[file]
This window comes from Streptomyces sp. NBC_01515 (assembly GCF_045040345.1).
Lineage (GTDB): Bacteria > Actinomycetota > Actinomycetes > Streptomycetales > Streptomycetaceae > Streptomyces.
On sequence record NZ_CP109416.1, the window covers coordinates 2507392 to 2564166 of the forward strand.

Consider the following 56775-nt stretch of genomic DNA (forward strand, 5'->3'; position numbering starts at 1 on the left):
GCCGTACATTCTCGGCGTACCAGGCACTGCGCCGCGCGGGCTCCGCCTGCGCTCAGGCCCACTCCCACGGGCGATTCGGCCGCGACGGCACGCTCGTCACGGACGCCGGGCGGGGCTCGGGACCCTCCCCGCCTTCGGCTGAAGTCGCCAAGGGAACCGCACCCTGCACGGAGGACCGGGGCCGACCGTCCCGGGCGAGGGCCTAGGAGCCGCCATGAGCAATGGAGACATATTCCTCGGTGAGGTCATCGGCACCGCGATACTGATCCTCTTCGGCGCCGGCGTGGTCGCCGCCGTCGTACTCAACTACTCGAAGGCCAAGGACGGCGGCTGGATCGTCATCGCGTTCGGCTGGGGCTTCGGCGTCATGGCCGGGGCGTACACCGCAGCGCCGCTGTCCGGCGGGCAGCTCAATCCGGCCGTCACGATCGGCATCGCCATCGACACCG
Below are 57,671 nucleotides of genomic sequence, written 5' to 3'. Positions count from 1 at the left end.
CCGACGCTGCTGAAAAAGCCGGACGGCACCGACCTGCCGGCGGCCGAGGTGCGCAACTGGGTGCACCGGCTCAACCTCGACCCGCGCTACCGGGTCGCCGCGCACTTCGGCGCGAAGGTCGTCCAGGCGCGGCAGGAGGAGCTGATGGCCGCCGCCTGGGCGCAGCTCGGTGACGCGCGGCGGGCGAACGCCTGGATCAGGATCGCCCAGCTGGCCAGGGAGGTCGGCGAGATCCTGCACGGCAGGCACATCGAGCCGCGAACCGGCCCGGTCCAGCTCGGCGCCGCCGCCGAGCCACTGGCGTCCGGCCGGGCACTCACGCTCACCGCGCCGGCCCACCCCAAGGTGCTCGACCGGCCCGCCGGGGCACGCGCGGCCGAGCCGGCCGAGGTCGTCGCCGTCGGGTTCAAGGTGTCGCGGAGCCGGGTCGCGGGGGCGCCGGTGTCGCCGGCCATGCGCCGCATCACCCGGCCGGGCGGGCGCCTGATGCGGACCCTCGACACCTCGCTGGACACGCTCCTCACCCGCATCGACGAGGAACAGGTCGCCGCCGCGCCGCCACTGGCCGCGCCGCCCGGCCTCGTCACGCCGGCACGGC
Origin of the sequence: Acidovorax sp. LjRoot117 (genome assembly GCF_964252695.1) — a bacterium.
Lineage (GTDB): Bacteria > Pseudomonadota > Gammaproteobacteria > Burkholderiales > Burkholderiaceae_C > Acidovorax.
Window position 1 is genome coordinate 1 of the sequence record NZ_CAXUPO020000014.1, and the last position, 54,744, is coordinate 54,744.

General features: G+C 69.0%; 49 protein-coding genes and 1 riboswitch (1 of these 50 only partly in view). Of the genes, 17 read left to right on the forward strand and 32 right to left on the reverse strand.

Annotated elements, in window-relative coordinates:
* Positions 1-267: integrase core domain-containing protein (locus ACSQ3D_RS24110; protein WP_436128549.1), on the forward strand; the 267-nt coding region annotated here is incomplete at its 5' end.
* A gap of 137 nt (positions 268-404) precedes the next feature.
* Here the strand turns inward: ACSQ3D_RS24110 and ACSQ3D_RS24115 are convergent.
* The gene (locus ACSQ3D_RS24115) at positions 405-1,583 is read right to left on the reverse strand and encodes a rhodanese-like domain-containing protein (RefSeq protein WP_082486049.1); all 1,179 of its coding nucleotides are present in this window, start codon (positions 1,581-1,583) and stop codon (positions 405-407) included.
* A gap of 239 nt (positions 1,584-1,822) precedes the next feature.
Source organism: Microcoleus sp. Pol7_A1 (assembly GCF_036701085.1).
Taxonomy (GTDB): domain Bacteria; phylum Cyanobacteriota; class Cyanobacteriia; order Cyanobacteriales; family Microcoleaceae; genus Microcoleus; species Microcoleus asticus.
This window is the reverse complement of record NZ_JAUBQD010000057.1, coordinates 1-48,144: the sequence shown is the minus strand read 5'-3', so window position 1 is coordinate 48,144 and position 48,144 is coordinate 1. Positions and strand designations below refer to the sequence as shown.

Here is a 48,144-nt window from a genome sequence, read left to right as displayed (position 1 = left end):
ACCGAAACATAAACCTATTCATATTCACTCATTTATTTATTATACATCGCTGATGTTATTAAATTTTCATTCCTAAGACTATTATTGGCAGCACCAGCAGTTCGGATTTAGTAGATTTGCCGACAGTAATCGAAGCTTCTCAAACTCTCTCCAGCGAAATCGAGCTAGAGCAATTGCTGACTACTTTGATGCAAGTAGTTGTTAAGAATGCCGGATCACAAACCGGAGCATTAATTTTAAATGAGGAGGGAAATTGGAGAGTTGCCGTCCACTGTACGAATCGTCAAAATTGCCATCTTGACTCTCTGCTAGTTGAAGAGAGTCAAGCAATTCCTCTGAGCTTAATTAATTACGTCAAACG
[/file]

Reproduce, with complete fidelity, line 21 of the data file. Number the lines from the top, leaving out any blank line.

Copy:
Here is a 48,144-nt window from a genome sequence, read left to right as displayed (position 1 = left end):